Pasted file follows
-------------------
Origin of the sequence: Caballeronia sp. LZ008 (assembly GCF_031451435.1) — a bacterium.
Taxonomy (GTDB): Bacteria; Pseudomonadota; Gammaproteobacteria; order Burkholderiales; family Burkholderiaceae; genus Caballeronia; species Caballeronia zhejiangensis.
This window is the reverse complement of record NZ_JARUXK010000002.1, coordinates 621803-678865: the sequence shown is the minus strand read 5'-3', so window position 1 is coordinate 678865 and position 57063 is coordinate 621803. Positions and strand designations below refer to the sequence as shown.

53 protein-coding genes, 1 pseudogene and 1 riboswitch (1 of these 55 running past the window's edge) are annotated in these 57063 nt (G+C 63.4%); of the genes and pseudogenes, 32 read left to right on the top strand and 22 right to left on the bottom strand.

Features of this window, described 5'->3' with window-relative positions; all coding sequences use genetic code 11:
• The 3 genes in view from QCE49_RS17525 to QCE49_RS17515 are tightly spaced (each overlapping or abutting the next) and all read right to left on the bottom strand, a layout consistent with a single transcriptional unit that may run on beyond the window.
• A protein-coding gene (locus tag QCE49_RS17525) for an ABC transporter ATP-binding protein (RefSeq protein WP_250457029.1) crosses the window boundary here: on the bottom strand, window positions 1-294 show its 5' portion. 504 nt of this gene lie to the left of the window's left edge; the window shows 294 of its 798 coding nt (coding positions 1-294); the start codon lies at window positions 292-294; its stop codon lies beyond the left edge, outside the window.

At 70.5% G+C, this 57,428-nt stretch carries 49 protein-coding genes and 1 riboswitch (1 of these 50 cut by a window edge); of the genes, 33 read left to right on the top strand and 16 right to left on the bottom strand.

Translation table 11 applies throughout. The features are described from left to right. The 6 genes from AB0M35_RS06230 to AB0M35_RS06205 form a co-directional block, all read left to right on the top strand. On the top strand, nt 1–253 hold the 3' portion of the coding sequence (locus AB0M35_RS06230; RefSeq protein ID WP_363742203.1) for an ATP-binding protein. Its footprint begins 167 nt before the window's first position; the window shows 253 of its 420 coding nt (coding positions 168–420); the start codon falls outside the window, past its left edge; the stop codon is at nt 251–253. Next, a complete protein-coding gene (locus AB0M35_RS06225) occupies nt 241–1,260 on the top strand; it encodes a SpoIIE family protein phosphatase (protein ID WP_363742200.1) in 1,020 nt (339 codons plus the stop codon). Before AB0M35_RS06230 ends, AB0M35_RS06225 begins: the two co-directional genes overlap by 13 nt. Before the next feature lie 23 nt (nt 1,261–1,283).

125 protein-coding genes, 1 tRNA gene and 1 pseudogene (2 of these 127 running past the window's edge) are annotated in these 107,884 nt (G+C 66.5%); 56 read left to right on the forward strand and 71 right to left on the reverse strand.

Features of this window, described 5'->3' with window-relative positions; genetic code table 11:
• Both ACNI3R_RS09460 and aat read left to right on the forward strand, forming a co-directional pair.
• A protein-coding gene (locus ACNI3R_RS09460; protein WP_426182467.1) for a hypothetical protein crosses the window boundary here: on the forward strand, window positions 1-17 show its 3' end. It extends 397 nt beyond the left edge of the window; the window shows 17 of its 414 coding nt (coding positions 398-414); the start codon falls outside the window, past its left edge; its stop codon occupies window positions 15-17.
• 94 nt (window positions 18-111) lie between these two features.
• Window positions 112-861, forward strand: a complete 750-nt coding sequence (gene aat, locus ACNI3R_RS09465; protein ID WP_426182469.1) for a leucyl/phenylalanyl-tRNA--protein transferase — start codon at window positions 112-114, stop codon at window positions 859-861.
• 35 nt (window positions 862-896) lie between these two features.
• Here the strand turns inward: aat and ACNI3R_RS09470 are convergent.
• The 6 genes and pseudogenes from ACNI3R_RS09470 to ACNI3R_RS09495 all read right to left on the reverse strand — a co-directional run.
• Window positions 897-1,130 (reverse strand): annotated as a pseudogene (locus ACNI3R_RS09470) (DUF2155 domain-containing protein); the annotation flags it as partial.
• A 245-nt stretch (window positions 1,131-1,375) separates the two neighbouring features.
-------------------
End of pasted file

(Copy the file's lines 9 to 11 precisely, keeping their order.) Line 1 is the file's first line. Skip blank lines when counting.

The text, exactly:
Translation table 11 applies throughout. The features are described from left to right. The 6 genes from AB0M35_RS06230 to AB0M35_RS06205 form a co-directional block, all read left to right on the top strand. On the top strand, nt 1–253 hold the 3' portion of the coding sequence (locus AB0M35_RS06230; RefSeq protein ID WP_363742203.1) for an ATP-binding protein. Its footprint begins 167 nt before the window's first position; the window shows 253 of its 420 coding nt (coding positions 168–420); the start codon falls outside the window, past its left edge; the stop codon is at nt 251–253. Next, a complete protein-coding gene (locus AB0M35_RS06225) occupies nt 241–1,260 on the top strand; it encodes a SpoIIE family protein phosphatase (protein ID WP_363742200.1) in 1,020 nt (339 codons plus the stop codon). Before AB0M35_RS06230 ends, AB0M35_RS06225 begins: the two co-directional genes overlap by 13 nt. Before the next feature lie 23 nt (nt 1,261–1,283).

125 protein-coding genes, 1 tRNA gene and 1 pseudogene (2 of these 127 running past the window's edge) are annotated in these 107,884 nt (G+C 66.5%); 56 read left to right on the forward strand and 71 right to left on the reverse strand.

Features of this window, described 5'->3' with window-relative positions; genetic code table 11: